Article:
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Author Topic: Bachmann Rolling Stock Couple Height is low?  (Read 8467 times)
kreeve

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« on: March 09, 2008, 11:47:32 PM »

Have 4 or 5 Bachmann rolling stock purchased in December.  I noticed that they had various problems going through turnouts.  The coupler hoses, or the magnetic part that hangs low to the track were getting caught up on turnouts sometimes causing derailments.  Furthermore they would touch or hit the magnets of the uncouplers in my yard. 

I checked them against a Kadee # 205 Coupler Height Guage and the couplers were low on  every one of them.   No wonder they are having problems.  My Athern and other rolling stock seem to be ok.

Is this typical of Bachmann Rolling stock?  What is the best way to fix them? The kadee washers I have do not fit over the plastic flange on the bottom of the car to give it lift. 

-K Huh?
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WoundedBear
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« Reply #1 on: March 10, 2008, 12:21:05 AM »

Would an under-set shank coupler give you enough adjustment? That raises the coupler head center line above the shank centerline.

If it's only the "hoses" or trip pins hanging low, then tweak then back into shape with trip pin pliers.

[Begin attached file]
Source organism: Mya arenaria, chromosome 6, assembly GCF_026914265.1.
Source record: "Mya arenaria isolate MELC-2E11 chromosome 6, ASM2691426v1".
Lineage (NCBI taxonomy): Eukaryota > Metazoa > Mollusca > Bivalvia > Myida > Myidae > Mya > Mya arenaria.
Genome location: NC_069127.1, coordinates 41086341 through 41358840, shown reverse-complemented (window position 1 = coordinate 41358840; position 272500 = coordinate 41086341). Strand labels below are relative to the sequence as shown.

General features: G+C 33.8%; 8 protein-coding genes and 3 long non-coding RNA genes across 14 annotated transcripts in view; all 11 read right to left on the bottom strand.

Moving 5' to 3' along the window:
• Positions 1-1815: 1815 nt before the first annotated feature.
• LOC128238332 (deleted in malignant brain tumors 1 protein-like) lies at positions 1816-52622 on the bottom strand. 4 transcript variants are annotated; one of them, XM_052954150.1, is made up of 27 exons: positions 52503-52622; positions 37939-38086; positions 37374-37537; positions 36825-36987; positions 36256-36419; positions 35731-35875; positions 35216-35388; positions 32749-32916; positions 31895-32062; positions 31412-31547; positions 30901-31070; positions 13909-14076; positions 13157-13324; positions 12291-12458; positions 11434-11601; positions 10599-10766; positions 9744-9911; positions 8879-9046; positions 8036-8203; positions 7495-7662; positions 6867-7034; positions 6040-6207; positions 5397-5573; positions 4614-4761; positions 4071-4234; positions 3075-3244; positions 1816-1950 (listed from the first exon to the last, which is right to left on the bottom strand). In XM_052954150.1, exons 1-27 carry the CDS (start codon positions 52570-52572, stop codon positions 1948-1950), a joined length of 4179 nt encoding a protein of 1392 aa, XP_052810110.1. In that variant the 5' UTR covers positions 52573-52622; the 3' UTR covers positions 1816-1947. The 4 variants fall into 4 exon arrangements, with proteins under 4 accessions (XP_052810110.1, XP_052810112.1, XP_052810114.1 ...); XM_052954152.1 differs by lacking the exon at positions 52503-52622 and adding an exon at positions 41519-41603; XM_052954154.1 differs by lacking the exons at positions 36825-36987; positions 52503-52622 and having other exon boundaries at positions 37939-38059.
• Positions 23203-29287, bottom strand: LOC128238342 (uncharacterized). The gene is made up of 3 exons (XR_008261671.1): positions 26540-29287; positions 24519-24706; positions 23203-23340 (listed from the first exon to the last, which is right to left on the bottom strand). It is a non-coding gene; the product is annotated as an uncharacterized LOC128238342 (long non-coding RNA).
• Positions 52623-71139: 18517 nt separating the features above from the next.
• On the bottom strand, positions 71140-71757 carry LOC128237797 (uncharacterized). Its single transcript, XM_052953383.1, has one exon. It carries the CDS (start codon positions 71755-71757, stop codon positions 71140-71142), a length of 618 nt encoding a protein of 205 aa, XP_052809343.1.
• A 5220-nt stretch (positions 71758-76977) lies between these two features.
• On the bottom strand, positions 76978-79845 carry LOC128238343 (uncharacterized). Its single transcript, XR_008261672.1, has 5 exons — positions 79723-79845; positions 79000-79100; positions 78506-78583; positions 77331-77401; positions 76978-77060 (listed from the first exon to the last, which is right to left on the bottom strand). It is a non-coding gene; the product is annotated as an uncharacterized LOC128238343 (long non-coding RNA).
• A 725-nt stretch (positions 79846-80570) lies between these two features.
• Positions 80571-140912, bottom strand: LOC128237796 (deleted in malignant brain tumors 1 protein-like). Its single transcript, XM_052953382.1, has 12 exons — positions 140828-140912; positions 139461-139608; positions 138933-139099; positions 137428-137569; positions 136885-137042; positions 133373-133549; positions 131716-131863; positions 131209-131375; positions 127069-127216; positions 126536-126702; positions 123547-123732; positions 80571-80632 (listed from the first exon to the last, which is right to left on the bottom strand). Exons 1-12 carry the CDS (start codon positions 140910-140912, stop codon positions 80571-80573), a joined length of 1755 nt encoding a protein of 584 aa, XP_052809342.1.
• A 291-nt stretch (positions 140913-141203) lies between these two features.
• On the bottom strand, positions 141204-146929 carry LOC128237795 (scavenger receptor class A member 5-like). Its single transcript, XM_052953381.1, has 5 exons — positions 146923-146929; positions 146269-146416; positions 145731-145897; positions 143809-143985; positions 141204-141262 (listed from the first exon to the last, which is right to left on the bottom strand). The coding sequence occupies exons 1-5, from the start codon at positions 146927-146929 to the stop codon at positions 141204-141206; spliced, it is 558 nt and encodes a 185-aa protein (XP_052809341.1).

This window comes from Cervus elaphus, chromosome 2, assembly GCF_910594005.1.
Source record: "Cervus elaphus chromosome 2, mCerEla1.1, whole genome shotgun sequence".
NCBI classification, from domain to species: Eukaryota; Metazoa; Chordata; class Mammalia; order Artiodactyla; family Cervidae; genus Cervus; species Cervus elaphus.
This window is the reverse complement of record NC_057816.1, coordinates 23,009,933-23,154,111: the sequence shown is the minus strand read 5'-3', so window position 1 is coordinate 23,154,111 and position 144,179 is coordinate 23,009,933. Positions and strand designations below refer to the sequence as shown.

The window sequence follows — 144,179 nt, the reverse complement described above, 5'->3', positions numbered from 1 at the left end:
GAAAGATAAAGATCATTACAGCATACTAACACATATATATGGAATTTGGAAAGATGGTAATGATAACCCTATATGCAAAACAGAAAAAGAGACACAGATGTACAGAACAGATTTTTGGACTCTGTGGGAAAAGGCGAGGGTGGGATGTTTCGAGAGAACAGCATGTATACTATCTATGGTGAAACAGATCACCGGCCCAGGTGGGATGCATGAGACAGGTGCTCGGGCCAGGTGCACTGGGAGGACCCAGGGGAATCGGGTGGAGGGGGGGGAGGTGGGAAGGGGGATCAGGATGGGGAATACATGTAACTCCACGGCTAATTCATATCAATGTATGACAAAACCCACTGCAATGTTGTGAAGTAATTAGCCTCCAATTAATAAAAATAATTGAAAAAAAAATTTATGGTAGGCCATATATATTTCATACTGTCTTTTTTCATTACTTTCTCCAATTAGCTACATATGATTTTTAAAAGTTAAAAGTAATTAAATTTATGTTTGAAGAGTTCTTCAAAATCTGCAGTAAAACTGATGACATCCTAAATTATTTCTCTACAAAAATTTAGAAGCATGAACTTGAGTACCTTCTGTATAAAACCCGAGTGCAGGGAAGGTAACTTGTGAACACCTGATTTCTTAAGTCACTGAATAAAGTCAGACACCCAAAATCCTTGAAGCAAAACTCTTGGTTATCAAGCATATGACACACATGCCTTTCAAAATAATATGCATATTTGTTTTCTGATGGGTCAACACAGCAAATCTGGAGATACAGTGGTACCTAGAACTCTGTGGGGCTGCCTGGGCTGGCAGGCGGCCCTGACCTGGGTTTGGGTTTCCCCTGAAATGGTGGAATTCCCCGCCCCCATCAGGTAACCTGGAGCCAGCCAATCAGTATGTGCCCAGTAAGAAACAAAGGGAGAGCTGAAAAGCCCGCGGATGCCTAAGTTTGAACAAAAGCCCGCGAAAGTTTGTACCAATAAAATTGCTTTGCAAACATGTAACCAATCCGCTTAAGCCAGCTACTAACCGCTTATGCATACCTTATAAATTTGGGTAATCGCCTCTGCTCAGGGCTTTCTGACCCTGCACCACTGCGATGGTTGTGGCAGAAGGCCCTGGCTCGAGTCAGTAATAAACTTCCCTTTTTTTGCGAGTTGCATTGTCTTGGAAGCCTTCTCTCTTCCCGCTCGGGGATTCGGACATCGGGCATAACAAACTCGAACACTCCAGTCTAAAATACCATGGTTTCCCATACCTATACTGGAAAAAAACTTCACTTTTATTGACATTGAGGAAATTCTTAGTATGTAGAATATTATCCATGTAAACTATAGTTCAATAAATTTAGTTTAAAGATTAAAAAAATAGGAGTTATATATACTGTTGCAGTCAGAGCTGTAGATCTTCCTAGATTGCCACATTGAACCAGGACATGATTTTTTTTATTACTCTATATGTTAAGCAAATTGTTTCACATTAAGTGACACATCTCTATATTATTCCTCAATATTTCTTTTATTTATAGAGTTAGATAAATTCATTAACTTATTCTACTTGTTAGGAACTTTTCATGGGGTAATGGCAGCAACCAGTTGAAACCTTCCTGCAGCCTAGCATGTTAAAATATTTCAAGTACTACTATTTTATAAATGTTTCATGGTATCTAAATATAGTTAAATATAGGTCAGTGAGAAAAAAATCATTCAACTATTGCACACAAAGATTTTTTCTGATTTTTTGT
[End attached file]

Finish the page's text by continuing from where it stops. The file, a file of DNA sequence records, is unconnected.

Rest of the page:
Sid
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SteamGene

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« Reply #2 on: March 10, 2008, 09:19:53 AM »

Before I install a coupler, I automatically turn the end of the glad hand up.  I use a small needle nose pliers to do so.
Gene
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Chief Brass Hat
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Jim Banner

Enjoying electric model railroading since 1950.


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« Reply #3 on: March 12, 2008, 09:47:21 PM »

If Kadee washers don't fit, how about making your own washers?  Sheet styrene .010 thick works well.  For nice clean holes, clamp the styrene between two scraps of wood, then drill the required size holes through this sandwich.  To cut the outside of the washer, a paper punch does the job quickly and easily.
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kreeve